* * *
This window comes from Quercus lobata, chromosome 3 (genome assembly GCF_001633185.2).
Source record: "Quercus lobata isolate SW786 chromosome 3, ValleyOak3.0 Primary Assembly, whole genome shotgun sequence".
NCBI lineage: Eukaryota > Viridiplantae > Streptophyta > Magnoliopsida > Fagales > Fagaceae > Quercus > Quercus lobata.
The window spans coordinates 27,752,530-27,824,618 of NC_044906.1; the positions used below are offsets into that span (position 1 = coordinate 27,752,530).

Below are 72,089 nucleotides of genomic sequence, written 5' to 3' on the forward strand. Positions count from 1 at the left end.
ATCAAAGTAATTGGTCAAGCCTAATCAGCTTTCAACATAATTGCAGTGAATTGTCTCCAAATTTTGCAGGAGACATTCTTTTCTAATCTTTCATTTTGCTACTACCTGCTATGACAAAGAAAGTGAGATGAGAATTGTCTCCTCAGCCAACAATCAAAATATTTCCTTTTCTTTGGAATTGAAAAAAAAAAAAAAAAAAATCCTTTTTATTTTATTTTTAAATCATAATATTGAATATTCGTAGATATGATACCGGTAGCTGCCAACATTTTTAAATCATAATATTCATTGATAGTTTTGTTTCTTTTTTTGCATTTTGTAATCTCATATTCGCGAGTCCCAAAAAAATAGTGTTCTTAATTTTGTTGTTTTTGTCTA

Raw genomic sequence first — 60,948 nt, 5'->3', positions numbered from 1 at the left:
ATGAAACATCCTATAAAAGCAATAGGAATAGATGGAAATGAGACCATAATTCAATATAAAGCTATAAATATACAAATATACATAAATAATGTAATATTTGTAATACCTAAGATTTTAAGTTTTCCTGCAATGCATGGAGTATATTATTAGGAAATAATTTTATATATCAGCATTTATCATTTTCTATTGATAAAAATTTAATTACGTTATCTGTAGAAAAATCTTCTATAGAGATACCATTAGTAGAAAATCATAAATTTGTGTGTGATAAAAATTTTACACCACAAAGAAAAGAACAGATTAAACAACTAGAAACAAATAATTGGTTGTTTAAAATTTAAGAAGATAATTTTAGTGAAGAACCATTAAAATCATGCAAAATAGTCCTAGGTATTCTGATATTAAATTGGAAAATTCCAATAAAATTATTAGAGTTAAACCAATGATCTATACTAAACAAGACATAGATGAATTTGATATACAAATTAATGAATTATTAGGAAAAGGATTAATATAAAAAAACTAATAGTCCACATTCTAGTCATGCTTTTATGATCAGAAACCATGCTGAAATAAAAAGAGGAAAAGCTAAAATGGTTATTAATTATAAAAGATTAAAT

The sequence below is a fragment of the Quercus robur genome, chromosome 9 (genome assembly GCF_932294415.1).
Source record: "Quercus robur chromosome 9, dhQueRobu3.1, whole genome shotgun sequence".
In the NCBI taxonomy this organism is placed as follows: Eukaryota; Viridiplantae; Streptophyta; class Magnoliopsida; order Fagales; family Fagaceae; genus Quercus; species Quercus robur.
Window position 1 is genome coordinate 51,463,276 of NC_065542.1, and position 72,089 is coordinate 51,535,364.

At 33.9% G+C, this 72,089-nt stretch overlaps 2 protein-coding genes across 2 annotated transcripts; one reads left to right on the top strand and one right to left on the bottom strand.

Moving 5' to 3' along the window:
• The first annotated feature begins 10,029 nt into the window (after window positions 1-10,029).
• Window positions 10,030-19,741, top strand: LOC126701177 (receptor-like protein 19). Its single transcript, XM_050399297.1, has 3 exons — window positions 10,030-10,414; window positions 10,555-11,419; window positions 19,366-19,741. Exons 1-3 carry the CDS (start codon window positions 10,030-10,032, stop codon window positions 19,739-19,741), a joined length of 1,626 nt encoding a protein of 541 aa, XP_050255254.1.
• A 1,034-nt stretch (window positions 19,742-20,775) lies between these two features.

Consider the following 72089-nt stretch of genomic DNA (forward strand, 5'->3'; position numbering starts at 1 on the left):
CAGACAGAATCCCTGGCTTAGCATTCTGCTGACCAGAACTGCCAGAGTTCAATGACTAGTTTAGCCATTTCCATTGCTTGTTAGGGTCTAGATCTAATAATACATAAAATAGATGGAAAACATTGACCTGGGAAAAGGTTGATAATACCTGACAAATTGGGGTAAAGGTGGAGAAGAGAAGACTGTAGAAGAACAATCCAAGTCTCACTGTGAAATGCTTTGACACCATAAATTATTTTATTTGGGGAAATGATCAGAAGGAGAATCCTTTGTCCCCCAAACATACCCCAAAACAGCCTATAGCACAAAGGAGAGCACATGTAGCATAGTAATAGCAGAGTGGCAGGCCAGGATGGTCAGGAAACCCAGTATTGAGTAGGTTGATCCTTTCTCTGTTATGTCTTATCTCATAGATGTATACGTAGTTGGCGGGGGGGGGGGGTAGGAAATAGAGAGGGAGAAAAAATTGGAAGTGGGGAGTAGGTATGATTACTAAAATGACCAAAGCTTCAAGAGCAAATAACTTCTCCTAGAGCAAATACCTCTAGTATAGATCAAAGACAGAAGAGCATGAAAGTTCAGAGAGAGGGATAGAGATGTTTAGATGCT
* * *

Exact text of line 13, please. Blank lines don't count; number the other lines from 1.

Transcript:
At 33.9% G+C, this 72,089-nt stretch overlaps 2 protein-coding genes across 2 annotated transcripts; one reads left to right on the top strand and one right to left on the bottom strand.